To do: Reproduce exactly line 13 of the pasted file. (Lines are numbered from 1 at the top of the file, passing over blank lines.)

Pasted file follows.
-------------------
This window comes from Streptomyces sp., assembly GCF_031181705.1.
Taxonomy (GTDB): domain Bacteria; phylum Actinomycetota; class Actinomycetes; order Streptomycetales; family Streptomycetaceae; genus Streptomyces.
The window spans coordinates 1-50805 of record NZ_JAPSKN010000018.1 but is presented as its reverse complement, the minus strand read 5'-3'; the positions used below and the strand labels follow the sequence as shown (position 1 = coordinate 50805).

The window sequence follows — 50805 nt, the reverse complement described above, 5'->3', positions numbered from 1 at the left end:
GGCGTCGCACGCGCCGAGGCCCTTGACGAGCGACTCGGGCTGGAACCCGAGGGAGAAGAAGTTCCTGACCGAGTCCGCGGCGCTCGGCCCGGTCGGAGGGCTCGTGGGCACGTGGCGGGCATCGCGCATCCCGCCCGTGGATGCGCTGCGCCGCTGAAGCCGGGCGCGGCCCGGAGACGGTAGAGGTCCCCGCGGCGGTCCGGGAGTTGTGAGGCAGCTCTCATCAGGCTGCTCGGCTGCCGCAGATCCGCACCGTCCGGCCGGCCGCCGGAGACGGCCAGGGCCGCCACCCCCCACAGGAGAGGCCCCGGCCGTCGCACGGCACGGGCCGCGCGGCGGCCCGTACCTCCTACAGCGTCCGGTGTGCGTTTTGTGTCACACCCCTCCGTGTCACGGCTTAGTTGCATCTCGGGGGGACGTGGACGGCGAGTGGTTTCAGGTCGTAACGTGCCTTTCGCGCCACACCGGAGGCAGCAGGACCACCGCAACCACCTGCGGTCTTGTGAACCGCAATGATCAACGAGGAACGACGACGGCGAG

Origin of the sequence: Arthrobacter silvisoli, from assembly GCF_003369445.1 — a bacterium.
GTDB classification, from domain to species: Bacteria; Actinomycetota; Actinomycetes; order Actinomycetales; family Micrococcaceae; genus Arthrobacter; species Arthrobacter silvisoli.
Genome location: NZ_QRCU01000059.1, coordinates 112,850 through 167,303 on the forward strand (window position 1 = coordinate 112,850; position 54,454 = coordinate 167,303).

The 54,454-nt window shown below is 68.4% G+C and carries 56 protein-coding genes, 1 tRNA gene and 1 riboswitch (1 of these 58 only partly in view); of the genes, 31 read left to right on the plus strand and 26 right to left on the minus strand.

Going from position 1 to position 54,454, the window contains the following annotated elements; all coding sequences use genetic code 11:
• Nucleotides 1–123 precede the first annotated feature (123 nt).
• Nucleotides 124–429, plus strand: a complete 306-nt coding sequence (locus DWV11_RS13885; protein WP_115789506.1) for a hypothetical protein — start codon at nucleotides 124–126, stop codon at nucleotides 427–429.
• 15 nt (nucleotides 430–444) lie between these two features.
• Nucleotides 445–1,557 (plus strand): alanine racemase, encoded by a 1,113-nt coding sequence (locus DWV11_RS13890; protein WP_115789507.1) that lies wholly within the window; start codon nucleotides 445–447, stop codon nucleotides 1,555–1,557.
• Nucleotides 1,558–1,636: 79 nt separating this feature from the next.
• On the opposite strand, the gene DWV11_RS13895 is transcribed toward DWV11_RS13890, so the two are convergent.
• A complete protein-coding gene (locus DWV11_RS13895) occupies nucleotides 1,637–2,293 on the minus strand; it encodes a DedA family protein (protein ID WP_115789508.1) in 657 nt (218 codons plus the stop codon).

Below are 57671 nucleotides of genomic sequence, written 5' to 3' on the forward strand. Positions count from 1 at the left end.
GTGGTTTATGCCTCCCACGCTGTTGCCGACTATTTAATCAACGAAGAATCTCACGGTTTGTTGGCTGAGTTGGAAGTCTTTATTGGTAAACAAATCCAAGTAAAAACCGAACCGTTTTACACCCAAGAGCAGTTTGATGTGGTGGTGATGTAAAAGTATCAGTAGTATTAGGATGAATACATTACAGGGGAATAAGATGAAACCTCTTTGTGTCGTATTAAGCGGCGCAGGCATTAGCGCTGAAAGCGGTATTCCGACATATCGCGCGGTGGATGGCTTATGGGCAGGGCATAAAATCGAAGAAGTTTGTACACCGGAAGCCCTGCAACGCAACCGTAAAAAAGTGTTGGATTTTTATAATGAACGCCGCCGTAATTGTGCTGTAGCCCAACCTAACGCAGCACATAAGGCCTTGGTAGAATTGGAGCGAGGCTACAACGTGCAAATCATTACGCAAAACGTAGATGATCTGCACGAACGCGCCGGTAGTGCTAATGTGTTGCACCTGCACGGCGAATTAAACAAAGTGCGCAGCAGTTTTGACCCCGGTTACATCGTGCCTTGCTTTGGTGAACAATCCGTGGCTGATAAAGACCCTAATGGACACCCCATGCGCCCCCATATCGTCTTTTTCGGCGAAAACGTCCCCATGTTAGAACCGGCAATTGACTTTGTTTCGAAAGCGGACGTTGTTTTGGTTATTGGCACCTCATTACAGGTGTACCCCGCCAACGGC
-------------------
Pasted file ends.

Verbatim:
• 15 nt (nucleotides 430–444) lie between these two features.